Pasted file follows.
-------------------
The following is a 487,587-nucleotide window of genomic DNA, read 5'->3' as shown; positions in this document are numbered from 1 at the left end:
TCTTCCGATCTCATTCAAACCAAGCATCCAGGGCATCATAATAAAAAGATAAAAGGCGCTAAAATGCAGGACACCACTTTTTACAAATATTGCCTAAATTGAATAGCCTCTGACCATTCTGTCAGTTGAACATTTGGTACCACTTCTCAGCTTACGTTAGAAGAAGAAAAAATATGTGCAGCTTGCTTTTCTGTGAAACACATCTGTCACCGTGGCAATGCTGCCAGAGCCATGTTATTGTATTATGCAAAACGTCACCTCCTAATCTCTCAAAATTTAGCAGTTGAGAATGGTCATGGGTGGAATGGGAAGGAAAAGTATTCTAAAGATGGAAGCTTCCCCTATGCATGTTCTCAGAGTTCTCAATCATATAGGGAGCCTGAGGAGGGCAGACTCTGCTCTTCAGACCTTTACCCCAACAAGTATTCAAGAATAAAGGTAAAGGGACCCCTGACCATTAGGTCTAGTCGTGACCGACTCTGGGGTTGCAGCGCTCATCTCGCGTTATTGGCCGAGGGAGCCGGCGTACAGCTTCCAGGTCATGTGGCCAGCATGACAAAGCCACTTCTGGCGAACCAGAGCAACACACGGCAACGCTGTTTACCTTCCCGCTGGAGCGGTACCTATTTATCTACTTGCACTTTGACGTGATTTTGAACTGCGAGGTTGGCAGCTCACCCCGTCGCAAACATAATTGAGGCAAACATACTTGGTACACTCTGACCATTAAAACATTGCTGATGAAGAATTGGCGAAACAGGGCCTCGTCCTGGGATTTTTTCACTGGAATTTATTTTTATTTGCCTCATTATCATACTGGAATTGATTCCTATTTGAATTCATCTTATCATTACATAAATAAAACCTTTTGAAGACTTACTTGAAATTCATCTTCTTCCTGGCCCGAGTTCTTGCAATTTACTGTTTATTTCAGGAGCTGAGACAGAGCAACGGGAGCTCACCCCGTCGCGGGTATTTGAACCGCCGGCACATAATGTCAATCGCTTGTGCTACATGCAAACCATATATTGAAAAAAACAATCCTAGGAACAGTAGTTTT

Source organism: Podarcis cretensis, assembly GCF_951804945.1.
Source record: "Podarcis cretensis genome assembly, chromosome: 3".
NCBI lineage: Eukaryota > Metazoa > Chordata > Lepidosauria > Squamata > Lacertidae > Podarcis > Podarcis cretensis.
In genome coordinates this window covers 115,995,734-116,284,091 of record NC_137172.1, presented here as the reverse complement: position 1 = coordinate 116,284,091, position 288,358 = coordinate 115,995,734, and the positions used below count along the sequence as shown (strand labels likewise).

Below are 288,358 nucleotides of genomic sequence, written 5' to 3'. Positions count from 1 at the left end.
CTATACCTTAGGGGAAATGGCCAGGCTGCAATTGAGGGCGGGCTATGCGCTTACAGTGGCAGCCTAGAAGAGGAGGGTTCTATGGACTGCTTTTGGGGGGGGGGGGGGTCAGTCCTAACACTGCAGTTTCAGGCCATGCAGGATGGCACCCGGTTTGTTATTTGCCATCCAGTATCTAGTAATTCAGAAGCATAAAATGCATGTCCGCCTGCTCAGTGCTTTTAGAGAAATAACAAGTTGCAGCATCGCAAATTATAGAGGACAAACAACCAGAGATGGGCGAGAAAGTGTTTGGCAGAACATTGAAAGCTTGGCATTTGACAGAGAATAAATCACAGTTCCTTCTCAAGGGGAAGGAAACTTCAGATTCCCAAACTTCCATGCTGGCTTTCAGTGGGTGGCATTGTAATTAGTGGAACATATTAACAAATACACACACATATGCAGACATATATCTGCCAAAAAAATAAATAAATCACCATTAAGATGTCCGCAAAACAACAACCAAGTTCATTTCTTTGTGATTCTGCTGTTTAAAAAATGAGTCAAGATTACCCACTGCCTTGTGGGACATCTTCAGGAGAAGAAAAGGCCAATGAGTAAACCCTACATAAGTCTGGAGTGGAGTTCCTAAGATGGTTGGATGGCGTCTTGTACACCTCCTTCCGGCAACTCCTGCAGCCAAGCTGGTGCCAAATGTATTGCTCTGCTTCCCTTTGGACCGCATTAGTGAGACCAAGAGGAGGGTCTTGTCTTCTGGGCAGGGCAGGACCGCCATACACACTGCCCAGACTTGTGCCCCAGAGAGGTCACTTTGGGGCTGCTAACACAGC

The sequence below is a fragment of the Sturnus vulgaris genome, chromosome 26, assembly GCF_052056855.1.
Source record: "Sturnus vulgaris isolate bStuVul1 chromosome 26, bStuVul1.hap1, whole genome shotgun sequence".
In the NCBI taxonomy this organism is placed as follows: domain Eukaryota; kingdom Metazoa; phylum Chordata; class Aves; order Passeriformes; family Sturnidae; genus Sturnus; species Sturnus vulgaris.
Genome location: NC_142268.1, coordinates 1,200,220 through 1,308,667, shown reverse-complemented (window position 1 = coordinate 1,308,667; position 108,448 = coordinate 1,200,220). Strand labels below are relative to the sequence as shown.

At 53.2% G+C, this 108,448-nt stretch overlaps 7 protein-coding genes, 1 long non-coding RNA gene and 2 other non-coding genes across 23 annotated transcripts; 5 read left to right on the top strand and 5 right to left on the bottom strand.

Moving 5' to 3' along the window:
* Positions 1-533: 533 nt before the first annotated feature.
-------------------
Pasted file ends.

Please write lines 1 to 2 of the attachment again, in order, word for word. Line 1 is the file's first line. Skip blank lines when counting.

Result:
The following is a 487,587-nucleotide window of genomic DNA, read 5'->3' as shown; positions in this document are numbered from 1 at the left end:
TCTTCCGATCTCATTCAAACCAAGCATCCAGGGCATCATAATAAAAAGATAAAAGGCGCTAAAATGCAGGACACCACTTTTTACAAATATTGCCTAAATTGAATAGCCTCTGACCATTCTGTCAGTTGAACATTTGGTACCACTTCTCAGCTTACGTTAGAAGAAGAAAAAATATGTGCAGCTTGCTTTTCTGTGAAACACATCTGTCACCGTGGCAATGCTGCCAGAGCCATGTTATTGTATTATGCAAAACGTCACCTCCTAATCTCTCAAAATTTAGCAGTTGAGAATGGTCATGGGTGGAATGGGAAGGAAAAGTATTCTAAAGATGGAAGCTTCCCCTATGCATGTTCTCAGAGTTCTCAATCATATAGGGAGCCTGAGGAGGGCAGACTCTGCTCTTCAGACCTTTACCCCAACAAGTATTCAAGAATAAAGGTAAAGGGACCCCTGACCATTAGGTCTAGTCGTGACCGACTCTGGGGTTGCAGCGCTCATCTCGCGTTATTGGCCGAGGGAGCCGGCGTACAGCTTCCAGGTCATGTGGCCAGCATGACAAAGCCACTTCTGGCGAACCAGAGCAACACACGGCAACGCTGTTTACCTTCCCGCTGGAGCGGTACCTATTTATCTACTTGCACTTTGACGTGATTTTGAACTGCGAGGTTGGCAGCTCACCCCGTCGCAAACATAATTGAGGCAAACATACTTGGTACACTCTGACCATTAAAACATTGCTGATGAAGAATTGGCGAAACAGGGCCTCGTCCTGGGATTTTTTCACTGGAATTTATTTTTATTTGCCTCATTATCATACTGGAATTGATTCCTATTTGAATTCATCTTATCATTACATAAATAAAACCTTTTGAAGACTTACTTGAAATTCATCTTCTTCCTGGCCCGAGTTCTTGCAATTTACTGTTTATTTCAGGAGCTGAGACAGAGCAACGGGAGCTCACCCCGTCGCGGGTATTTGAACCGCCGGCACATAATGTCAATCGCTTGTGCTACATGCAAACCATATATTGAAAAAAACAATCCTAGGAACAGTAGTTTT